Her hair is very random, too. She has three cowlicks, so I can never do much with it, but the windblown, messy look works for her personality.

This very hungry hummingbird sipped nectar from the feeders all day long, despite the wind.

Extraordinarily Patient Dude and I have been trying some new recipes lately, since we eat the same eight meals all the time. Sometimes it's worked out for us, sometimes we've had to hold our noses just to swallow the results, but it's been fun overall. My favorite place to find recipes is AllRecipes.com. The best part is that others who have tried them out will post corrections, variations, and other helpful commentary. I just made a yummy fresh sweet cherry cobbler and am eternally grateful to the comments regarding the overabundance of sugar in the recipe. I cut back on it and the results were amazing. And delicious.

Which is why all this summer rain and gloom is bad for me. I can't go out and hike or take walks, so I stay home and bake.

And now we've come full circle.


Happy Birthday, Grampa!

My grandfather, my father's father, lives in the same house where he has spent most of his life. Grampa loves to tell stories of his childhood and youth, and he always has an eager audience in his grandkids.

When he was very young, he and his older brothers would spend afternoons in the movie theatre where his father ran the projector. I always pictured three little Italian-American boys in chairs against the wall under the projection window, enraptured by the flickering images on the screen. Their favorites were the westerns, and they'd spend hours recreating the stunts they saw.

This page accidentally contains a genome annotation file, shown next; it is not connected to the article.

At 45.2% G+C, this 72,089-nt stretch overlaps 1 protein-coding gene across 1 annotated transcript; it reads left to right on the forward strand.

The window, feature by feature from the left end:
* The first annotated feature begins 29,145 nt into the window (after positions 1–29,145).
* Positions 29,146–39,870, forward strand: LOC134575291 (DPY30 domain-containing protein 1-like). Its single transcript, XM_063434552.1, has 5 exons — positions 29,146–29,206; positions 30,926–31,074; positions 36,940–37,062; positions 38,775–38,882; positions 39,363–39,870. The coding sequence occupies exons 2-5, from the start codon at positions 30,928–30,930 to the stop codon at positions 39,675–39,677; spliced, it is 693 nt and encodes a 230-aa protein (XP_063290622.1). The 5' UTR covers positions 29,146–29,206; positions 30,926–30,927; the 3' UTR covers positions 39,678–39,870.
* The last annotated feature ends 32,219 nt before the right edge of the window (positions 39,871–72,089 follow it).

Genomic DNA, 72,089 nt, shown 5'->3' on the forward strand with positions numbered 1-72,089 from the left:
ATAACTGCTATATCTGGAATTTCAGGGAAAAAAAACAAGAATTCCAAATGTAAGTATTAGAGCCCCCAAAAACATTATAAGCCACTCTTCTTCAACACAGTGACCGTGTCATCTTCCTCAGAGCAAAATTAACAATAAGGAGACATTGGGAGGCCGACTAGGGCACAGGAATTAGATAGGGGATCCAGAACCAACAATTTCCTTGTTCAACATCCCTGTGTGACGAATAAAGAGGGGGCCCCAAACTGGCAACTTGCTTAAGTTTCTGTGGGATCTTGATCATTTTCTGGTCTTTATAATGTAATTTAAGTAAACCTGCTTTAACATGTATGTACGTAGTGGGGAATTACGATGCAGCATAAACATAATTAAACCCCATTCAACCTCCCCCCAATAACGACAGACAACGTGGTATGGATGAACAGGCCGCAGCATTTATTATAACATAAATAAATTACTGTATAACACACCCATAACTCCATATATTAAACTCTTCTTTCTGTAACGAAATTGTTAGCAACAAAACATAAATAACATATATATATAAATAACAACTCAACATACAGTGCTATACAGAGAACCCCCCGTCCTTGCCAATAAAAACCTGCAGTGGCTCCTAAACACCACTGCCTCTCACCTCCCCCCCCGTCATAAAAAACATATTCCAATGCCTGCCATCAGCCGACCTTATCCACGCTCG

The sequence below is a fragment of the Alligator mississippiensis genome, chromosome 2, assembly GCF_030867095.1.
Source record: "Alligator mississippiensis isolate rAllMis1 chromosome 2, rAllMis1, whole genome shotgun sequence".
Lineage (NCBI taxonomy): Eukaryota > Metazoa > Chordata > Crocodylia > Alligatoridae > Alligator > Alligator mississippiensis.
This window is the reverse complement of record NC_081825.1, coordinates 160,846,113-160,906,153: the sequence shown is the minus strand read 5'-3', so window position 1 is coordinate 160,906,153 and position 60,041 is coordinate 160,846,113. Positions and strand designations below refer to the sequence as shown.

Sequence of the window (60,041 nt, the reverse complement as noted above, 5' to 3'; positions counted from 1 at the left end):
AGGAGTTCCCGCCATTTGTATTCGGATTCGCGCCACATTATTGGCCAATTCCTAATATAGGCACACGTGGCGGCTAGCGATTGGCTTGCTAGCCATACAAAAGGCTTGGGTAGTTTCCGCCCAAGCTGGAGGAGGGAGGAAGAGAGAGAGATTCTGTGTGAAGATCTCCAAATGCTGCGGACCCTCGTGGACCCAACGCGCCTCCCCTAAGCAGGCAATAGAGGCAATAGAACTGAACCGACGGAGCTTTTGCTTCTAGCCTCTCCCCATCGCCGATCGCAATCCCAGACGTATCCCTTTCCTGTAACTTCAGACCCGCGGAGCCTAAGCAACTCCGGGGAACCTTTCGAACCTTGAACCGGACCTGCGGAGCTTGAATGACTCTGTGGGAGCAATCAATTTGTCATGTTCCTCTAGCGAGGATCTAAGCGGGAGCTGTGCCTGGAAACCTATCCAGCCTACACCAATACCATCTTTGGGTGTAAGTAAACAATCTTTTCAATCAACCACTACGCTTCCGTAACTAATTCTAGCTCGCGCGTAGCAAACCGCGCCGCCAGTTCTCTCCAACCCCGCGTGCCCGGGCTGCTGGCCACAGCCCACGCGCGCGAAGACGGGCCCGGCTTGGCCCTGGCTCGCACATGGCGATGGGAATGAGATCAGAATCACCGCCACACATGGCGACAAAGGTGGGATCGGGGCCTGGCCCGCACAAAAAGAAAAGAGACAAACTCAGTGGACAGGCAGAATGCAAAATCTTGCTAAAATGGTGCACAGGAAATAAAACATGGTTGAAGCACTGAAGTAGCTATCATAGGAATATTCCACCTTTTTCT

Grampa tells of mixing sugar water into shot glasses at his kitchen counter and pretending it was whiskey. Sometimes, one of the brothers would climb on top of the icebox a huge desert boulder to leap down onto the heads of the unsuspecting passers-by. Then there was the time Grampa's older brother leapt through a plate glass window in the dining room during "saloon brawl."

Oh, their sainted mother! Such patience!

Once they were told to kill a chicken for dinner. Not knowing any other way to kill anything, they attempted to hang it. I will spare you the gory details from that escapade; it's a story much better told at the dinner table while eating chicken. Or so that's how we always heard it, much to my grandmother's chagrin.

As a young man during World War II, Grampa was finally able to enlist, only to find that the war was over. He was sent to Japan as part of the occupation. One night, while out past curfew, he and some friends were about to be caught by the MPs. Thinking quickly, Grampa just ran into the nearest house and shut the door. The family inside didn't say anything, but served him a plate of their dinner and then he went on his way.

Later he thought that he may have been just a tad intimidating, what with bursting through their door at night, armed to the teeth.

Grampa has always been a kind, gentle, and loving man. He loves to talk to people, always coming home from the grocery store with a story about meeting "this guy" next to the watermelons or "this guy" in the checkout line.

These days he putters around his house and yard, always busy with some project or other. He'll probably take it easy today, although I'm sure my family that lives nearby will make sure he gets a cake and some presents.

Happy Birthday, Grampa! Wish I were there!


Adventures in Pittsburgh and Poopy Ice Cream

Last week Wee Ninja Girl and I travelled with my parents and my youngest sister (Ms. T, age 12) to visit my Big Brother, his wife K, and my three nieces: Energizer Bunny (age 7), Sweetie-O (age 5), and Newbie (age one week!).